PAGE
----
Getting approval for new drugs takes years and costs companies millions of dollars. What’s more, clinical trials sometimes fail, leaving firms with nothing to show. Now, however, a Virginia company is taking a different approach – looking at drugs that already have FDA approval to see what other conditions they might treat.
Amrie Grammer spent ten years working at the National Institutes of Health before she and a colleague founded AMPEL – a Charlotteville firm that studies drugs approved to treat one thing, to see if they might be effective against another.
“Lupus has been our focus for the last five years – there’s only been one drug approved in the last 60 years,” she says.
This disease occurs when a person’s immune system attacks their own tissues and organs. Inflammation caused by lupus can affect joints, skin and blood cells, the brain, heart, kidneys and lungs. So AMPEL began by studying the genetics of lupus – figuring out which genes cause what symptoms.
“The genes that are expressed in lupus nephritis are very different than the genes expressed in lupus skin for example,” Grammer explains.
Working with doctors nationwide, AMPEL compiled a sizable database and used computers to search for patterns that could help doctors more precisely diagnose and treat their lupus patients.
“We have the largest lupus gene expression database in the world with over 3,000 samples now and growing, and we have deep clinical data, knowing what medications the patients are on, do they have lupus nephritis? Do they have skin lupus? And to be able to find the right drug for the right patient at the right time,” says Grammer.
A medication called Stelara had been approved to treat other auto-immune disorders -- Crohn’s disease and plaque psoriasis. AMPEL thought the drug might also help people with Lupus, so the manufacturer – Janssen Pharmaceuticals – partnered with the company to find out.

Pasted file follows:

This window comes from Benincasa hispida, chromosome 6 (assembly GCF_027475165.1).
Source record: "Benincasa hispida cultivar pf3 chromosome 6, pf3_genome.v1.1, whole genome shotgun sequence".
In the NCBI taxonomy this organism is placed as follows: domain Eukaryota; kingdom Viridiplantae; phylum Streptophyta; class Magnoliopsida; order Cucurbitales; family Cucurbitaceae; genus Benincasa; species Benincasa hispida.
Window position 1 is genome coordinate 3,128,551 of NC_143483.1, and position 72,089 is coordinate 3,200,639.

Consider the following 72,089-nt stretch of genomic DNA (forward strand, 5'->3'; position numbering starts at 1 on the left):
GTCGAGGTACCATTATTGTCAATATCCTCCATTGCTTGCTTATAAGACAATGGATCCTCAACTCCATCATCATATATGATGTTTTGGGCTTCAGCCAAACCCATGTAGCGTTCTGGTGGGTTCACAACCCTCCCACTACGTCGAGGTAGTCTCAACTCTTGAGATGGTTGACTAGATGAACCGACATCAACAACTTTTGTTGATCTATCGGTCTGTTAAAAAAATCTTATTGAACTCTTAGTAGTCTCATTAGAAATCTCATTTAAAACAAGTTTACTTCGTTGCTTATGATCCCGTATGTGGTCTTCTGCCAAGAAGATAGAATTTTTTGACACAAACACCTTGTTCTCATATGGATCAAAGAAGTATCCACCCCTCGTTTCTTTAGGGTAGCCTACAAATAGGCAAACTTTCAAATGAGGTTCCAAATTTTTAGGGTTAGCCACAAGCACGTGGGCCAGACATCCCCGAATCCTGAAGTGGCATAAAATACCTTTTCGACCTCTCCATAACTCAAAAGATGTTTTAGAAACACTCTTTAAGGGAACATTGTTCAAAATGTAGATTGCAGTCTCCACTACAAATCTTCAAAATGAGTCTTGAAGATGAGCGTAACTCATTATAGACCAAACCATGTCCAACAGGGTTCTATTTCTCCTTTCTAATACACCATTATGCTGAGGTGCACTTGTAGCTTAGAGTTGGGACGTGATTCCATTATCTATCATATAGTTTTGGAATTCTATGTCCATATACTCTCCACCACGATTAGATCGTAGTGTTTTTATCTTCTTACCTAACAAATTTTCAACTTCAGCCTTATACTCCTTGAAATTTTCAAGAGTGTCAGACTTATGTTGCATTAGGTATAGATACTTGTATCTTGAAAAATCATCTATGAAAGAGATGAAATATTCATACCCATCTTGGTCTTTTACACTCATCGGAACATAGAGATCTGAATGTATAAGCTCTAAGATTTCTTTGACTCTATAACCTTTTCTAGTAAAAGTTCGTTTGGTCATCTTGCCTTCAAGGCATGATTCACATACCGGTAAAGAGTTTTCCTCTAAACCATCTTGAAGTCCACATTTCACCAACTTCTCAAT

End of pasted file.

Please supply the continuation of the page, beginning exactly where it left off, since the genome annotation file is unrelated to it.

“So we did a trial with them, got positive results last November. Now physicians feel comfortable in writing a prescription for that drug.”
AMPEL also came up with a genetic test that gives doctors a better understanding of individual lupus patients and allows drug companies to select participants most likely to respond to a study medication.
“Up to half of the patients that are being enrolled in trials did not have the protein that the drug inhibited. We assist pharmaceutical companies in enrolling patients that have the opportunity to respond to their drug. That significantly increases the chance that the trial will work. Our hope is it will decrease trial failure, increase the number of drugs that are coming to patients and, at the end of the day, big pharma also benefits, because it will cut their losses and their costs for R&D.”
Grammer says the company will keep working to find custom treatments for lupus, but it also hopes to make progress in fighting Alzheimer’s Disease.
"Alzheimer’s, like lupus, is a very complicated disease that’s genetically based. + In addition, there are quite a few FDA approved drugs that are out there in the neurological space, and we have preliminary data that some of those could be very effective for Alzheimer’s patients.”
All of this is done without touching a test tube or a laboratory animal, through a kind of research known as in silico– referring to the silicon chip found in computers. By combining genetics and big data AMPEL offers a whole new way drug companies can provide new medications and doctors can prescribe them. I